These risks are ones that I am well aware of. From the first time I tweeted, I realized that sharing my thoughts in a public forum has its downfalls but also its rewards. I know that my low tolerance for racism and high tolerance for risk makes me different from others. I also know that these ratios have changed throughout my life, and continue to fluctuate based on a variety of factors. Being different in these ways does not make me better than others who make a conscious effort to choose silence more often than speaking up, it simply encourages me to do it more often for those who do not have the current circumstances to overcome the risks.

I know that the boldness I exhibit by speaking out in a public way frightens some people. I have been told by some other marginalized people that I should just be grateful for what I have and not rock the boat, founded in a belief that what Indigenous people have been able to gain could once again be taken away. I also know that there are other ways to combat racism besides a call to the local paper and I do those, too, although you may not hear about it. I have many one-on-one private chats, I point out who is missing from conversations at the boardroom tables I am asked to sit at, and I ask a lot of questions to deepen my understanding of opposing viewpoints. What bothers me most are those who don’t engage in the hard conversations, publicly or privately, and are not willing to challenge their own tolerance of racism and consider the risks in facing it head on.

If you’re uncomfortable with my forward approach, perhaps consider starting with some reflection on what you might be comfortable with:

  • What are your own tolerance levels?
  • What acts of racism are you willing to let slide?
  • Which ones cross the line and, in your eyes, must be called out?
  • What have you witnessed that, looking back, you regret not doing something about in that moment?
  • What were the risks that came to mind in that moment that stopped you from speaking up?
  • What is the worst case scenario that could have resulted from your action? How would you have handled it?

I encourage each of you to consider these questions and start a conversation with someone close to you that you trust. They may see the situation differently and gently challenge you to challenge yourself the next time you’re confronted with a similar situation. Through the process, you’ll likely learn a lot about each other but someone needs to be brave enough to start the conversation.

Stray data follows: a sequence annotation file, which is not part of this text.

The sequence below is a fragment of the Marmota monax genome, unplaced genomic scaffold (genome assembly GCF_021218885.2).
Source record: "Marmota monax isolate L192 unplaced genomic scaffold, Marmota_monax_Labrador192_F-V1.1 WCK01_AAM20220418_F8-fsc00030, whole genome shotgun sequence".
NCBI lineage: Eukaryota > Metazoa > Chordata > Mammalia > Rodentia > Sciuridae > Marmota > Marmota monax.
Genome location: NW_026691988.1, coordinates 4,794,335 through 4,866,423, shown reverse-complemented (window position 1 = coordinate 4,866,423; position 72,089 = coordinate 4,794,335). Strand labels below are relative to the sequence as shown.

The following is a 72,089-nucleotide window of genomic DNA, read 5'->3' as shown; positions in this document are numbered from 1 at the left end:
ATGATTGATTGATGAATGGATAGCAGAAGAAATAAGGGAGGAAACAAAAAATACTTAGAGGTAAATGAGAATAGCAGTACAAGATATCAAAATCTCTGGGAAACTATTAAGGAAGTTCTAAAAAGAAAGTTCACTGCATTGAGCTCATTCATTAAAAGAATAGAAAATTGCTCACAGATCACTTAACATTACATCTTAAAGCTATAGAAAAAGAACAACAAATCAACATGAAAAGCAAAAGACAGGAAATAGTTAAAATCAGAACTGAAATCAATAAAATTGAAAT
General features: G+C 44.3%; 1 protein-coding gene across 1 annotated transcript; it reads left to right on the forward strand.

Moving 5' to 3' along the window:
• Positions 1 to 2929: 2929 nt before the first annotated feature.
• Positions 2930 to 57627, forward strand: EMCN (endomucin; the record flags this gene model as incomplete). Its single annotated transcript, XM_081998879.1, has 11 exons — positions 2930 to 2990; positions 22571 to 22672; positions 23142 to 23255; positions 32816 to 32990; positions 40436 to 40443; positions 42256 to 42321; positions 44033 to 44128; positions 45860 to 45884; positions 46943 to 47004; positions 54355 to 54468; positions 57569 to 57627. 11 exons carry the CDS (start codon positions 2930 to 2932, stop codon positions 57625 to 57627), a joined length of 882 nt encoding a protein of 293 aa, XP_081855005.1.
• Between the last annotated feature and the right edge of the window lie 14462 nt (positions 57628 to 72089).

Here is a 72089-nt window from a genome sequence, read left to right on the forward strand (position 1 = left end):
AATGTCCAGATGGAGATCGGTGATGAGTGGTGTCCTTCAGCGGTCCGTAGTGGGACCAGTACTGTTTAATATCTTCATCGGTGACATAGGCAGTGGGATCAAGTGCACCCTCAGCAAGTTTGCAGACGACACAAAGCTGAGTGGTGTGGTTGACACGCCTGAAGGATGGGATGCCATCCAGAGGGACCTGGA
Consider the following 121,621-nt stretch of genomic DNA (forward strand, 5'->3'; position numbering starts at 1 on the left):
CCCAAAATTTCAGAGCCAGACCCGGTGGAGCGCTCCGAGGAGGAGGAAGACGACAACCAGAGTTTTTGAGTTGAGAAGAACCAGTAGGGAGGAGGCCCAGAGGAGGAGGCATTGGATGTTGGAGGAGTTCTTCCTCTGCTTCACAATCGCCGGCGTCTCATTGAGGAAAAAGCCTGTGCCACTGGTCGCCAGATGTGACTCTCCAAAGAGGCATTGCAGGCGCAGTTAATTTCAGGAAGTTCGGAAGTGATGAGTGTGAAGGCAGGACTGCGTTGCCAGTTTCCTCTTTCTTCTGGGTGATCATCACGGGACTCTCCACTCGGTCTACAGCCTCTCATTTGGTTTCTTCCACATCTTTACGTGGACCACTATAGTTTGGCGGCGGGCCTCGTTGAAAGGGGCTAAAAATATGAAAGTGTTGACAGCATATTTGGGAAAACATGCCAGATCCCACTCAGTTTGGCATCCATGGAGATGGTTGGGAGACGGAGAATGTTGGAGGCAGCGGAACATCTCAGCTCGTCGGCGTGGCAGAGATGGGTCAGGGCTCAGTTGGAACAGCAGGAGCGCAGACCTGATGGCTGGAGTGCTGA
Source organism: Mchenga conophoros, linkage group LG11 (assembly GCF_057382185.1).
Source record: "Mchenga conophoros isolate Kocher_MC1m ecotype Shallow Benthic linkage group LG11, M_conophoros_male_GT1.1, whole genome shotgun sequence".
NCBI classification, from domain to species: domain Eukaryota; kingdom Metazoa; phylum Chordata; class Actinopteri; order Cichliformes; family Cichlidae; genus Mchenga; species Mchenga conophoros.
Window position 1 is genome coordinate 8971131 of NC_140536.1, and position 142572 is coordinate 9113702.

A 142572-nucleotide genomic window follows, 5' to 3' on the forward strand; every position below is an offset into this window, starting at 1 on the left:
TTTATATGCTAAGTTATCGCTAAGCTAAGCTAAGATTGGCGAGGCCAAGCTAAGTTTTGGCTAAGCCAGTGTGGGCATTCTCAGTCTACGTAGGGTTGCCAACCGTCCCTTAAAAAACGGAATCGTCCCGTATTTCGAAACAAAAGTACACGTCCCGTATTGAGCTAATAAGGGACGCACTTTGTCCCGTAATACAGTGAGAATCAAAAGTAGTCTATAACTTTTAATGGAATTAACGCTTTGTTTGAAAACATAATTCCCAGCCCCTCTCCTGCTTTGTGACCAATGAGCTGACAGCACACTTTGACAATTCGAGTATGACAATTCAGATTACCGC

Pointing out acts of racism and discrimination takes away from my personal time and can be emotionally, mentally, and, sometimes, physically draining. When I choose to speak up, I have to be ready to engage in the conversation I am starting and have the supports I need in place beforehand. I have learned to enter these conversations with intention and the confidence that more good will come from it than bad. The more situations that prove this outcome to me, the more willing I am to start the conversations I feel are necessary for our collective well-being and for a respectful, just society.

In a recent conversation I had with a friend about the risks I face in speaking out, she pointed out the broader need to increase everyone’s risk tolerance. This is the question I am contemplating today – how do I encourage others to take on more calculated risk to call out racism? For me, this has always come in modeling the behaviour for others in hopes that it will spur others to speak up. Now, I am realizing that maybe it’s having the opposite effect. Perhaps others are watching from the sidelines, only seeing the negativity it stirs up which validates their assumptions about the benefits of avoiding any personal risk.

In thinking about our past, there are figures who stood up and spoke out when others allowed atrocities to happen. They may not have changed the course of history at that moment but they didn’t ignore the wrongs around them. Right now, I am thinking about ally Dr. Peter Bryce who wrote a scathing report on the welfare of Indigenous children in Indian Residential Schools, first shared in 1907. His report was a truthful account of the poor living conditions and disproportionate mortality rates in this federal system of forced assimilation. His report eventually led to his discreditation and ended his career in public health. More than a hundred years later, his findings were validated through the Truth and Reconciliation Commission of Canada. If the Bryce Report would have resulted in the immediate closure of residential schools, my grandmother and my father – among hundreds of aunts, uncles, cousins, and other relatives – would have never been forced to attend. But instead of listening, three more generations of Indigenous peoples in our country were subjected to this genocide.

The risks are real and each of us have to consider our own ability to manage those risks. But fearing possible repercussions doesn’t have to stop us from speaking up. I would like to find ways to encourage a society that is less risk averse, where the possible impacts don’t keep each of us frozen in a place of compliance. If modeling behaviour around speaking up is not the answer, what is? I’ll continue to reflect on this and how I can play a part in encouraging others to engage in conversations about racism and understand each other’s perspectives on this complex issue.